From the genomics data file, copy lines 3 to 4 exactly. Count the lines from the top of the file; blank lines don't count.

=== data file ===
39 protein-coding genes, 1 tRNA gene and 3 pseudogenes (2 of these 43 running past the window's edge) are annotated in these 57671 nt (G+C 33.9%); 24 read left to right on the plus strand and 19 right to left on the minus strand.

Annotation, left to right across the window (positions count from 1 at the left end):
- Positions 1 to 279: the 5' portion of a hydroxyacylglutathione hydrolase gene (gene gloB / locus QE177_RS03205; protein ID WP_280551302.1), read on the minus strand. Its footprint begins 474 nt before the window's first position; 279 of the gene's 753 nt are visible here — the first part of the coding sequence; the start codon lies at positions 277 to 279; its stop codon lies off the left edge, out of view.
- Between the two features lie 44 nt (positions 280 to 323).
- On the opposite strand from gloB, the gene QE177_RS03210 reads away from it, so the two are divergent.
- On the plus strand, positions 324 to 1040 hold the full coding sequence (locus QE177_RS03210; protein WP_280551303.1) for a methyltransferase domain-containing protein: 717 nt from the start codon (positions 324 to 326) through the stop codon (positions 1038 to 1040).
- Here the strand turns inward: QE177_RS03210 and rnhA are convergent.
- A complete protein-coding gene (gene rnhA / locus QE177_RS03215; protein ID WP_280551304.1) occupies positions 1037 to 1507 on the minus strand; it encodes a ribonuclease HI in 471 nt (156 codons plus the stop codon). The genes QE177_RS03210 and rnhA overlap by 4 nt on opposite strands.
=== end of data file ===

- Positions 1 to 279: the 5' portion of a hydroxyacylglutathione hydrolase gene (gene gloB / locus QE177_RS03205; protein ID WP_280551302.1), read on the minus strand. Its footprint begins 474 nt before the window's first position; 279 of the gene's 753 nt are visible here — the first part of the coding sequence; the start codon lies at positions 277 to 279; its stop codon lies off the left edge, out of view.
- Between the two features lie 44 nt (positions 280 to 323).